11 hours ago, Netfoot said:

Consider also that it's likely Ganymede is one of the most advanced (technologically) places in the belt.  This is where people with rare disorders might congregate looking for treatment unavailable elsewhere in the belt.  And possibly, in less advanced locales, the disorder might never be identified at all, leading to early demise of the affected.

For what it's worth, in the books (Caliban's War, I think), it is mentioned multiple times that Ganymede is a place that (Belter) women come to have babies, though I've forgotten why--clean air, good food access, and lots of doctors, maybe.  So, it's not a stretch to think that the protomolecule researchers did stake out Ganymede in search of recently born infants with Mei's genetic disorder or any other genetic disorder they could manipulate for their own ends. 

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Yet another thing I like about this show is that is pays attention to the science without getting bogged down in technobabble.Star Trek used to offer us long explanations on reverse tachyon pulses and the like. Wheras on this show Alex navigating around Jupiters Moon’s is a good example of showing rather than telling us about the science.

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On 4/8/2017 at 9:47 PM, ribboninthesky1 said:

For example, I totally understand why the botanist wants to find his daughter, but I didn't understand what the Roci crew (Holden specifically) thought they're going to achieve by tracking down the man she's with. Is he supposed to just tell them what they want to know? Hand over any protomolecule samples he had access to?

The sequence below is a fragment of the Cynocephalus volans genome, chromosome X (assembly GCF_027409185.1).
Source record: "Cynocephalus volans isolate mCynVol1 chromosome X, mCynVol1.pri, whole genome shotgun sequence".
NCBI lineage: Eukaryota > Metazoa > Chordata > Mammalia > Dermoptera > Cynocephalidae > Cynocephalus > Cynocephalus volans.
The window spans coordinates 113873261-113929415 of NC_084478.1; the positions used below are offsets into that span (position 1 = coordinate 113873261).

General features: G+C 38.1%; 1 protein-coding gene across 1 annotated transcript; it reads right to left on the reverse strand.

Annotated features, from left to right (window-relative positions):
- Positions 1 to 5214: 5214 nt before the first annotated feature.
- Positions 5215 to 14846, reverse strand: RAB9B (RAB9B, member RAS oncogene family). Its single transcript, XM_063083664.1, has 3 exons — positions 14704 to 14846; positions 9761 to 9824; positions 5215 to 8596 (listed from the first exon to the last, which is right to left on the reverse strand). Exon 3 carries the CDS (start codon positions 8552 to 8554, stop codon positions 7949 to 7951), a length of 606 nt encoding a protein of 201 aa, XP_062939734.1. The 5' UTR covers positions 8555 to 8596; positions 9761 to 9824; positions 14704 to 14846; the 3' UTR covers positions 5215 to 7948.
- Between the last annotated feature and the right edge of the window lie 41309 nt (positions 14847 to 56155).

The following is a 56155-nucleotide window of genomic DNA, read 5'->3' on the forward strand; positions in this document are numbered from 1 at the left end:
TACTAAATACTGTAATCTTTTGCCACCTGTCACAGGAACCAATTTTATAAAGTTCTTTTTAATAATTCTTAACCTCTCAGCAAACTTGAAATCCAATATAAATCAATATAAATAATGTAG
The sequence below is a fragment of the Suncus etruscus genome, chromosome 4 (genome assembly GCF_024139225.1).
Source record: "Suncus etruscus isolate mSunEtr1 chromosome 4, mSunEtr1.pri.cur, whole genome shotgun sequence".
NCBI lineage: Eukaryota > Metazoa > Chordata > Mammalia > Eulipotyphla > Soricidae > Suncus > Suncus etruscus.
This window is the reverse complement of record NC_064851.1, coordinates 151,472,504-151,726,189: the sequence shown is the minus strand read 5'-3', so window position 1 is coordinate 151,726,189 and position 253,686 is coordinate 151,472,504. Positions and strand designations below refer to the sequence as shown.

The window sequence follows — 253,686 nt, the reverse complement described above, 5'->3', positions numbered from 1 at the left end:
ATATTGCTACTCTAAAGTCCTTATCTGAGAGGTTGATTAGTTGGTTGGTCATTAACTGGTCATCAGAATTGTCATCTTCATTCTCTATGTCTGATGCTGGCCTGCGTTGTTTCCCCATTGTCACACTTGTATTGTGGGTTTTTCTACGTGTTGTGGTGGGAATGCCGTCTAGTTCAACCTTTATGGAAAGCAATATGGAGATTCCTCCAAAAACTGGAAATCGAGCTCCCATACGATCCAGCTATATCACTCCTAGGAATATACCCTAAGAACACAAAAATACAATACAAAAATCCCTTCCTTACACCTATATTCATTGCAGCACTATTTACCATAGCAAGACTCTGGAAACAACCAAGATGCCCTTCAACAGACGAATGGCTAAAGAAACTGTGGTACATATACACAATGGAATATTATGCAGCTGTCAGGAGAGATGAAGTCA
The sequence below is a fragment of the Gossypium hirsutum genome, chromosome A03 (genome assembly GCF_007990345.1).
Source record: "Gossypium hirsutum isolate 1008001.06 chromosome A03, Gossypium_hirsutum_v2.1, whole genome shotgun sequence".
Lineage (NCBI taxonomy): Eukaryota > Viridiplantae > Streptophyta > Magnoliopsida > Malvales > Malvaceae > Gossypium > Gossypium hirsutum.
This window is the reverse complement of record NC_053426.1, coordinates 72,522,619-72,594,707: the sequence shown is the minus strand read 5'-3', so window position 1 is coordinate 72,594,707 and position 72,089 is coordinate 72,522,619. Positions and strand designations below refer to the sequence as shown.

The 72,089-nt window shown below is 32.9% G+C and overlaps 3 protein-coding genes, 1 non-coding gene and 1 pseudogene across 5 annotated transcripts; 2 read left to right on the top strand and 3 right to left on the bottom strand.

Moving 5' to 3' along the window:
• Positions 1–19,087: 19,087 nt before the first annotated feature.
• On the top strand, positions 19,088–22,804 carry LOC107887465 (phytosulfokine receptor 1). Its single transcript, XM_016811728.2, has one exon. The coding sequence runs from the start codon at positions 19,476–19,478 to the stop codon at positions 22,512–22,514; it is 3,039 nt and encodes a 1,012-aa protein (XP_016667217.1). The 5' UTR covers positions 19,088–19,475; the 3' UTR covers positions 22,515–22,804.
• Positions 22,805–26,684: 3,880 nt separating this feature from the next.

Holden doesn't want what happened on Eros to happen on Ganymede.   By making the Cortizar/Strickland connection and realizing that activity on Venus spiked with activity on Ganymede, he feels compelled to do something. He feels that, having survived Eros, they have to try to help Ganymede before things get out of control.  He and the rest of the crew don't know everyone behind Protogen and by tracking down Strickland, he's probably thinking they can shake him down for information.  Holden is the type who needs to DO something, and the protomolecule is his cause, especially since Dawes was able to grab Cortizar when they were trying to get information from him about what's happening on Venus.  Plus they realize that Strickland left with Mei a good deal of time before the fighting on Ganymede, meaning he knew what was going to happen.

Holden has more or less appointed himself the galactic police on this issue.  He doesn't want to sit back and say someone else will take care of it.

I prefer the book introduction to Prax and the Ganymede events - it shows the humanity and decency of the Roci crew, while in the show there is some of that, but it reads more like obsession on Holden's part.

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On 4/11/2017 at 2:37 AM, WearyTraveler said:

It's not an all or nothing proposition, though.  Mao could have been recruiting people for an experimental study to treat/cure the disorder (like we currently do with new drug treatments) and Prax's daughter could be one girl who happened to already be living in the same place where the "study" was being conducted.

With such a small sample size, any outlier has to make you question the hypothesis.  Occam's Razor and all that.

23 hours ago, ribboninthesky1 said:

See, that's more coherent than what's been aired on the show to date.  Thanks for sharing. It seems like the vast majority of the discussion I've seen here and elsewhere around this show are from those who have read the books, thus they can mentally fill in such gaps.  I wonder if the showrunners are taking that for granted.    

Pretty much any book-to-TV or -movie is going to have gaps, just because of narrative differences. 

Doris probably likes the book better.

22 hours ago, ratSenoL said:

 

For what it's worth, in the books (Caliban's War, I think), it is mentioned multiple times that Ganymede is a place that (Belter) women come to have babies, though I've forgotten why--clean air, good food access, and lots of doctors, maybe.

All of the above.